Man is naturally the principle of his action, by his intellect and will. But final Happiness prepared for the saints, surpasses the intellect and will of man; for the Apostle says (1 Corinthians 2:9) "Eye hath not seen, nor ear heard, neither hath it entered into the heart of man, what things God hath prepared for them that love Him." Therefore man cannot attain Happiness by his natural powers. [ST I-II, Q5, A5; note that here St. Thomas uses Aristotelian language with respect to man's final end; that Happiness which we seek is heaven, the Beatific Vision of God]It's worth pointing out, too, that Aquinas is not even considering the problem of sin, as we shall see:
[M]an's perfect Happiness, as stated above (Question 3, Article 8), consists in the vision of the Divine Essence. Now the vision of God's Essence surpasses the nature not only of man, but also of every creature, as was shown in the I, 12, 4. For the natural knowledge of every creature is in keeping with the mode of his substance: thus it is said of the intelligence (De Causis; Prop. viii) that "it knows things that are above it, and things that are below it, according to the mode of its substance." But every knowledge that is according to the mode of created substance, falls short of the vision of the Divine Essence, which infinitely surpasses all created substance. Consequently neither man, nor any creature, can attain final Happiness by his natural powers. [I-II, Q5, A5]Even if we were to disregard the fact that our sins prevent us from seeing God, by our very nature we are not capable of attaining to the Beatific Vision.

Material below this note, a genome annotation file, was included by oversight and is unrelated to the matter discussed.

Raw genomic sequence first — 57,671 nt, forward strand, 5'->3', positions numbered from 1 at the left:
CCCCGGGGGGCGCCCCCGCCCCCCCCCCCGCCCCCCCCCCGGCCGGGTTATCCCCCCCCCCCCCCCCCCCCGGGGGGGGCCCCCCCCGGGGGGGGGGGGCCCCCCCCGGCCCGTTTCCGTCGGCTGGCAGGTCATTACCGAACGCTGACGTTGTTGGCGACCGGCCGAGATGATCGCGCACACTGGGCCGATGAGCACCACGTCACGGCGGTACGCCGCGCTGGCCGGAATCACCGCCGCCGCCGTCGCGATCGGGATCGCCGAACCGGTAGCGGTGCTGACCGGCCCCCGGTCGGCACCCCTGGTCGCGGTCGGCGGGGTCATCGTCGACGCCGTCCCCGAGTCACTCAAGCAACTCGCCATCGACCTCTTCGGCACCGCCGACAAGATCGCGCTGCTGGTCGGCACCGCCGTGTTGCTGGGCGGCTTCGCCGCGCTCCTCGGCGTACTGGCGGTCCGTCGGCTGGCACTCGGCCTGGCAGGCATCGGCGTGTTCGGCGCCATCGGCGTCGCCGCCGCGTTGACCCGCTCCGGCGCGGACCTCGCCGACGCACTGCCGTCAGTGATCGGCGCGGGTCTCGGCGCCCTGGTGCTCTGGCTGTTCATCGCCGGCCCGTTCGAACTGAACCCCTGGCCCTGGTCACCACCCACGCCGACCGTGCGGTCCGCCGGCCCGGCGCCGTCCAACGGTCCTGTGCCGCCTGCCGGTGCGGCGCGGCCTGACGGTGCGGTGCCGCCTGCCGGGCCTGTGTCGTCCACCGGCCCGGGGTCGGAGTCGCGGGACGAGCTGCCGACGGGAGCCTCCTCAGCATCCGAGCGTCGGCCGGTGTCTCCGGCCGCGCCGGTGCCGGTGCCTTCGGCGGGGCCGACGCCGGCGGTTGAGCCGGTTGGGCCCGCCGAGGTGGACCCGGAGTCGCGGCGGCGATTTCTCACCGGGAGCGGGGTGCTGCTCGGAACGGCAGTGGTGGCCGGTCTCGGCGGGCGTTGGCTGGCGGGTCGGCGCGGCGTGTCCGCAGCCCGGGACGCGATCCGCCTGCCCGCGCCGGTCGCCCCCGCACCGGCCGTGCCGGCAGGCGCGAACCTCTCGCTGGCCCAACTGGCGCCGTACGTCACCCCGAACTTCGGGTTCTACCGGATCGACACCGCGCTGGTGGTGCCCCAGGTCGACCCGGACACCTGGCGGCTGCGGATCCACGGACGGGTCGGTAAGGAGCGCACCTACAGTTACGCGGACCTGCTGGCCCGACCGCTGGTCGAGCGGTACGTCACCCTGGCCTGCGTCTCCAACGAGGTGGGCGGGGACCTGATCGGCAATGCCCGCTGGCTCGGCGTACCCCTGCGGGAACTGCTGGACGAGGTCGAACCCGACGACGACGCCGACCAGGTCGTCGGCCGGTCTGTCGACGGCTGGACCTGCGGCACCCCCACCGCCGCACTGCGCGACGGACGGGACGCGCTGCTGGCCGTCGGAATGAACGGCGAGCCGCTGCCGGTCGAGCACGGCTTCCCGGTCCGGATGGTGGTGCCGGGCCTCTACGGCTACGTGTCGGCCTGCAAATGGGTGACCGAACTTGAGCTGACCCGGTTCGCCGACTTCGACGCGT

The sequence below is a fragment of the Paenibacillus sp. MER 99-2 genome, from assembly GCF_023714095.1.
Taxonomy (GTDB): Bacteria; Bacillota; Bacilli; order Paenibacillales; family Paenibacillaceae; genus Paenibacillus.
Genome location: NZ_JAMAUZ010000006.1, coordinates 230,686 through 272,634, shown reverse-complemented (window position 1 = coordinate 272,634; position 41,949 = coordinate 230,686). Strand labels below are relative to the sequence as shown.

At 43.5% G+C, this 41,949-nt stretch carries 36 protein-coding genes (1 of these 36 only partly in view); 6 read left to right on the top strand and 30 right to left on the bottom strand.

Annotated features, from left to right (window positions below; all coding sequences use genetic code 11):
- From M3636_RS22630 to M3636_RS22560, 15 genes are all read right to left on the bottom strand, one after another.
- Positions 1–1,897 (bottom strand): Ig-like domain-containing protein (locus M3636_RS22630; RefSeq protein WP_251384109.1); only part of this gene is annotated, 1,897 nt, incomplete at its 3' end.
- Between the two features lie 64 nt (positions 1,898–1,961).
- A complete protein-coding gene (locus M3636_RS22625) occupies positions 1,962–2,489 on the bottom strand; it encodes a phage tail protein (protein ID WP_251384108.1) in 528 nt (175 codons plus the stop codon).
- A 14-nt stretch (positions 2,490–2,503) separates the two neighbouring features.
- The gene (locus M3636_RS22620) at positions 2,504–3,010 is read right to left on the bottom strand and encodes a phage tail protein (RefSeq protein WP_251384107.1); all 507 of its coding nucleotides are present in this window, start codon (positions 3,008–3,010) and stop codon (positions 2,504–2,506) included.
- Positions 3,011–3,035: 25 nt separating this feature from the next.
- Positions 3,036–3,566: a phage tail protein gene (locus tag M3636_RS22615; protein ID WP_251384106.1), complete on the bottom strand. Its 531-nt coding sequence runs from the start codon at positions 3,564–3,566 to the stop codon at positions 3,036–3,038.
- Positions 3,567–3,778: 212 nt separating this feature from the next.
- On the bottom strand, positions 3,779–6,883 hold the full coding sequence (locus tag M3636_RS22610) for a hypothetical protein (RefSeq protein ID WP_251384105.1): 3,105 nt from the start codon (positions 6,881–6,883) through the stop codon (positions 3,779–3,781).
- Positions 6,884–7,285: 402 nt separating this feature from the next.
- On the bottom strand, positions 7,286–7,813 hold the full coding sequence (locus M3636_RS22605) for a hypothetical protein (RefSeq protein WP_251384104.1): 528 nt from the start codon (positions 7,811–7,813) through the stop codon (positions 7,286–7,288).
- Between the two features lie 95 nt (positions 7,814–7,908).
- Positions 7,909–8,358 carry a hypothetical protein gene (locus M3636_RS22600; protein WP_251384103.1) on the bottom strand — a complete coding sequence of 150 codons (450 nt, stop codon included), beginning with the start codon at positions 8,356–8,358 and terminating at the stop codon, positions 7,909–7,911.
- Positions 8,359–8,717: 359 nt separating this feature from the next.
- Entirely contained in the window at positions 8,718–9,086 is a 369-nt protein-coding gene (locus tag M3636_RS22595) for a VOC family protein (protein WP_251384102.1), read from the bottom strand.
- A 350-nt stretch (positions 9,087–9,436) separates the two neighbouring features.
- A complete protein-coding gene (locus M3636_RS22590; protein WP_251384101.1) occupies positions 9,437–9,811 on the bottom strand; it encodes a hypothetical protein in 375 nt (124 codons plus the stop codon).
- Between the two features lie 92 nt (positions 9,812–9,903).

It is written: "The grace of God is life everlasting" (Romans 6:23). But life everlasting consists in the vision of the Divine essence, according to the words: "This is eternal life, that they may know Thee the only true God," etc. (John 17:3). Therefore to see the essence of God is possible to the created intellect by grace, and not by nature. [I, Q12, A4]If life everlasting is knowledge of God in the Beatific Vision, and if the grace of God is life everlasting - as the two passages St. Thomas quotes here say - then we can only see God by grace.
Consequently the problem for those who say that Catholics believe a "works-based" salvation is twofold. As we have seen in this series, we cannot be justified by anything that we do; Christ alone forgives our sins. And even when our sins are forgiven, it is impossible for us to attain to eternal life on the basis of our own efforts, because an eternal goal is beyond the measure of our finite powers. It is only by God's grace that we can fulfill our final End; it is only by his grace that we can spend Eternity with him. Those who say otherwise about us are badly misinformed.